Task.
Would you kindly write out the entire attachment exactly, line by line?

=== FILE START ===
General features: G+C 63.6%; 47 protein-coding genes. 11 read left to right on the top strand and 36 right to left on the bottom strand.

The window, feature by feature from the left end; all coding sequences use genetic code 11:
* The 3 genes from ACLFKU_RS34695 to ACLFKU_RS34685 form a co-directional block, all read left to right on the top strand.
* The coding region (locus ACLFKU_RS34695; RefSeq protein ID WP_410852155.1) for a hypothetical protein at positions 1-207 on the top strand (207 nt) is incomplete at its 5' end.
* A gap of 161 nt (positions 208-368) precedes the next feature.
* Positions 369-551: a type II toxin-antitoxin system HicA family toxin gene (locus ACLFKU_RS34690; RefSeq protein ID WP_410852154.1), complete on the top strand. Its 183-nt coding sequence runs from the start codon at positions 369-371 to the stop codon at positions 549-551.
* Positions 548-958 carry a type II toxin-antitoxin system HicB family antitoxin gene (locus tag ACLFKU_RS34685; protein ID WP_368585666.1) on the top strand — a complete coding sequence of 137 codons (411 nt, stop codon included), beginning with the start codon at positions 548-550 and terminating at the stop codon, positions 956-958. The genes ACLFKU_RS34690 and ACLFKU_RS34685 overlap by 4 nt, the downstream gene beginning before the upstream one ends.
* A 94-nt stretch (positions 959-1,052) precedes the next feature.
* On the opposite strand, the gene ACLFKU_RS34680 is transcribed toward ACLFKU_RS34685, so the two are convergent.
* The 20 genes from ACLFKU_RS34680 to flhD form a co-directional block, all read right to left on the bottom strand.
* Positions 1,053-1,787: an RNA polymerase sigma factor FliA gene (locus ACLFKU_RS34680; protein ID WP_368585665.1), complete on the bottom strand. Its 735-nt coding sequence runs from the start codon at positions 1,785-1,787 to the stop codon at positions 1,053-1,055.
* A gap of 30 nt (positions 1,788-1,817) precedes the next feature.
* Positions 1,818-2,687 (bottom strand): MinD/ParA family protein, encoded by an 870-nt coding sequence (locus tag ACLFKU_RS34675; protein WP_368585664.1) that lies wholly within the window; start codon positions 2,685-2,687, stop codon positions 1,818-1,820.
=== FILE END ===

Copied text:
General features: G+C 63.6%; 47 protein-coding genes. 11 read left to right on the top strand and 36 right to left on the bottom strand.

The window, feature by feature from the left end; all coding sequences use genetic code 11:
* The 3 genes from ACLFKU_RS34695 to ACLFKU_RS34685 form a co-directional block, all read left to right on the top strand.
* The coding region (locus ACLFKU_RS34695; RefSeq protein ID WP_410852155.1) for a hypothetical protein at positions 1-207 on the top strand (207 nt) is incomplete at its 5' end.
* A gap of 161 nt (positions 208-368) precedes the next feature.
* Positions 369-551: a type II toxin-antitoxin system HicA family toxin gene (locus ACLFKU_RS34690; RefSeq protein ID WP_410852154.1), complete on the top strand. Its 183-nt coding sequence runs from the start codon at positions 369-371 to the stop codon at positions 549-551.
* Positions 548-958 carry a type II toxin-antitoxin system HicB family antitoxin gene (locus tag ACLFKU_RS34685; protein ID WP_368585666.1) on the top strand — a complete coding sequence of 137 codons (411 nt, stop codon included), beginning with the start codon at positions 548-550 and terminating at the stop codon, positions 956-958. The genes ACLFKU_RS34690 and ACLFKU_RS34685 overlap by 4 nt, the downstream gene beginning before the upstream one ends.
* A 94-nt stretch (positions 959-1,052) precedes the next feature.
* On the opposite strand, the gene ACLFKU_RS34680 is transcribed toward ACLFKU_RS34685, so the two are convergent.
* The 20 genes from ACLFKU_RS34680 to flhD form a co-directional block, all read right to left on the bottom strand.
* Positions 1,053-1,787: an RNA polymerase sigma factor FliA gene (locus ACLFKU_RS34680; protein ID WP_368585665.1), complete on the bottom strand. Its 735-nt coding sequence runs from the start codon at positions 1,785-1,787 to the stop codon at positions 1,053-1,055.
* A gap of 30 nt (positions 1,788-1,817) precedes the next feature.
* Positions 1,818-2,687 (bottom strand): MinD/ParA family protein, encoded by an 870-nt coding sequence (locus tag ACLFKU_RS34675; protein WP_368585664.1) that lies wholly within the window; start codon positions 2,685-2,687, stop codon positions 1,818-1,820.